Argument For CI-98
We Americans have a unique relationship to our courts. Judges are seen as public servants, who must rule fairly and be accountable to the people. In Montana , where judges are elected for very long terms, accountability is only meaningful if the people can democratically remove bad and biased judges between elections. Yet, our current recall law is so weak that it protects bad judges and makes recall almost impossible. CI-98 re-establishes judicial accountability with a recall process that is accessible, yet intentionally difficult to abuse.
Everyone deserves a good judge. The vast majority of judges do an admirable job. But what of those few who don’t? Those who may rule with an obvious bias or political agenda? Those who legislate from the bench? Those who put our families and communities in peril by turning violent criminals and pedophiles out on the streets? Those who trample our constitutional rights? How would you feel if you were a victim of such a judge, and knew that in Montana , nothing could be done?
A fundamental democratic right. In 1976, the people passed an initiative aimed at guaranteeing our right to recall any elected officials, including judges, who abuse their power. But a few months later, it was gutted when the legislature created “grounds” for recall so narrow and so restrictive, that since that time, the people have not been able to recall a single judge, no matter how awful his or her record.
Who judges the judges? CI-98 provides the opportunity to take a measured and serious look at a judge’s performance, and when that performance is truly deplorable, to remove the person from office. Here is how it would work:
- After the judge is in office at least 60 days, a petition may be circulated, stating the reasons for the recall. These reasons may not be overruled by another judge.
- Petitioners have 3 months to gather signatures representing at least 10 percent of the total votes cast in a previous statewide election (15% for local races.)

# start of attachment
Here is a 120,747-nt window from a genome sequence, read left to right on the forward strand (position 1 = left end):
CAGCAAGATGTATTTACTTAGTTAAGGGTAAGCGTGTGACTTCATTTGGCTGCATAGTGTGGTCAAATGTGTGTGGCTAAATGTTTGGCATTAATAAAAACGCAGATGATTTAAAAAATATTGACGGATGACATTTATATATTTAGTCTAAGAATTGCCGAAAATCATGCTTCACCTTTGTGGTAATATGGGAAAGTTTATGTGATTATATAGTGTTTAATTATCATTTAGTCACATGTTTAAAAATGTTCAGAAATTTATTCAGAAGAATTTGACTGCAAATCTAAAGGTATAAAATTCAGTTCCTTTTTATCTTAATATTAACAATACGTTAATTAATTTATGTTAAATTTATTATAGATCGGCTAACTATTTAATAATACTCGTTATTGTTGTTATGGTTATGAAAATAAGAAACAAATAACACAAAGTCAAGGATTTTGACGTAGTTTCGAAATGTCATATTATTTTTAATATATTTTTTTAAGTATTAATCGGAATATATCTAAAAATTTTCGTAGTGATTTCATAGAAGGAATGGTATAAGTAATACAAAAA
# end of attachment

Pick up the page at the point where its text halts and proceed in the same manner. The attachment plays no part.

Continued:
- If the petition is successful, a special election will be held within 75 days, or within 90 days of another election. If the judge or justice wins the election, any future recall efforts must cover all costs up front.
Why is CI-98 so needed? While judges and supreme court justices are subject to elections every 6 to 8 years, poor judges can create enormous abuse and hardship while serving their terms. That is precisely why, in a free society, constitutions provide for the more immediate remedy of recall, in extreme situations.
Recall of any elected official should never be taken lightly. The very strict requirements of CI-98 ensure that it will not be used as a casual means of political harassment. But it will be a powerful tool for judicial accountability and democratic oversight of a branch of government that for too long has been too removed from the will of the people.
Clearly, if passed, CI-98 can be used to intimidate and harass sitting judges. Just the presence of a law like CI-98 would be a threat to the judge's ability to decide issues impartially.
A single dissatisfied person could file a petition to recall a judge, for any imaginary reason at all. No public official is given the power to correct the petition in any way. Did the judge act in the highest good faith? Tough luck! The petition drive goes on, no matter how good the judge really is.
Then begins the scramble for signatures, sometimes by paid solicitors. CI-98 lowers the number of signatures needed. If enough are obtained, a special election on the recall must follow, or be a part of regular elections. It is the public who pays for these elections. It is the judge who must pay for his defense to the recall.
People of good sense will see the dangers lurking in CI-98 and vote against it. The stability and quality of Montana's judiciary is truly at stake here. Our court system is working well, and does not need this kind of fixing. We respectfully ask you to vote against CI-98.
The PROPONENT argument and rebuttal for this measure were prepared by State Representative Edward B. Butcher, State Representative Diane Rice, and State Representative Michael Lange.
The OPPONENT argument and rebuttal for this measure were prepared by the Honorable John C. Harrison, former Montana Supreme Court Justice; the Honorable Jean Turnage, former Montana Supreme Court Chief Justice; and the Honorable John C. Sheehy, former Montana Supreme Court Justice.